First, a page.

There may not be much of the diminutive Murray Bushrangers defender, but it hardly mattered as Parnell went about his business with typical assuredness from defence. His turn of speed and willingness to move the ball on quickly from defensive 50 was an early feature, capped by terrific decision making. With most things happening at speed, Parnell was able to execute his skills with aplomb, including one particularly memorable inboard kick across his body to hit a target at half-back during term one. The 19-year-old is a very neat kind of player who is reliable in tough situations and seems to understand the game well. He impressed with his spurts of possession, but has plenty of size to put on.

#7 Will Bravo (Dandenong Stingrays)
6/05/2002 | 181cm | 77kg

The worsened conditions after half time suited a player of Bravo’s style more than most, as he worked to compete for ground level possession and drive the ball forward in strong bursts. As one of Country’s starting midfielders, Bravo was up against it given Metro’s size and strength in the engine room, though he was not afraid to get stuck in at the coalface and got first hands to the ball a few times. He also showed a bit when afforded more space, using his pace to generate momentum moving forward and chaining possessions in those thrusts. The 19-year-old also applied solid defensive pressure and got his hands dirty in a tackling sense, but can look to add polish with his disposal.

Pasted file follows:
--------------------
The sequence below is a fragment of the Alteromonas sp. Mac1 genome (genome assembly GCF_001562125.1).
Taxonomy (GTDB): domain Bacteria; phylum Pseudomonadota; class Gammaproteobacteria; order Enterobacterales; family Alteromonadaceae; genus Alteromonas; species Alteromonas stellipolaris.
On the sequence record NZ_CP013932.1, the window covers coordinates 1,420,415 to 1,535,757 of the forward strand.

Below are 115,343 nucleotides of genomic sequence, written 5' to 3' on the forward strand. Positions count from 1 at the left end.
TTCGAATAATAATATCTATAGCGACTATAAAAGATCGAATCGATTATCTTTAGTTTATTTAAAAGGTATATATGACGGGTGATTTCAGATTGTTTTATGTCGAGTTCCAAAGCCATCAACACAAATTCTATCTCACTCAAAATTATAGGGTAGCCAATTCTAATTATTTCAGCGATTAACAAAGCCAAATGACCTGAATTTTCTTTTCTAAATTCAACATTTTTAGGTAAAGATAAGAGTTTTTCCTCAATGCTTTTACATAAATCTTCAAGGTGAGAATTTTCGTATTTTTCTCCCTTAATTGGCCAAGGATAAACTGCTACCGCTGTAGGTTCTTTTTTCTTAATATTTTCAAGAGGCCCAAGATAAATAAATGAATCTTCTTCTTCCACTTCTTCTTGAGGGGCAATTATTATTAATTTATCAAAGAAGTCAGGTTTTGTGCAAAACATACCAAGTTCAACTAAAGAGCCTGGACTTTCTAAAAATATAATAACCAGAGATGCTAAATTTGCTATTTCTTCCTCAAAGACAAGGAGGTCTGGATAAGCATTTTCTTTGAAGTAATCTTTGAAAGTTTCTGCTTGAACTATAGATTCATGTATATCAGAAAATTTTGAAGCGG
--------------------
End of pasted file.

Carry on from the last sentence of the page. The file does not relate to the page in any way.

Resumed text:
#11 Will Papley (Gippsland Power)
26/11/2002 | 178cm | 78kg

Constantly compared to his elder brother, Tom given their uncanny resemblance in style and mannerisms, Papley remains an exciting player in his own right. Starting in his familiar forward post, the 178cm prospect presented nicely on the lead and showed handy forward craft when looking to work his opponents under the ball. He had three set shots on goal during the first half but could not quite make up the 40-plus metre distance from relatively tough angles. On two occasions, those attempts led to scoring shots nonetheless. The 18-year-old would later transfer his defensive pressure to the midfield as he was shifted after half time, but arguably looked most at home inside forward 50. With good smarts and the competitiveness his pedigree would suggest, Papley can certainly make things happen.

#12 Noah Gribble (Geelong Falcons)
8/07/2002 | 180cm | 79kg

The Country co-captain accumulated possessions in a manner which we have now come to expect, working hard both ways from his usual wing position. On a deck which he would be familiar with having trained with Werribee’s VFL side, Gribble read the flow of play nicely and got on his bike to get to position wherever the ball was about to be. He was also a viable option off the centre bounces, able to receive just outside the contest and attempt to continue the chain for his side. The Geelong Falcons top-ager also found the goals in term two thanks to a very generous Caleb Ernst handball, finishing easily from about 25 metres out. Gribble would continue to rack up possessions and while he could be more damaging in his disposal or neater under pressure, he showed nice composure in one instance to weave and hit a short kick at half-back in the final quarter.

#22 Caleb Ernst (Bendigo Pioneers)
12/10/2002 | 194cm | 91kg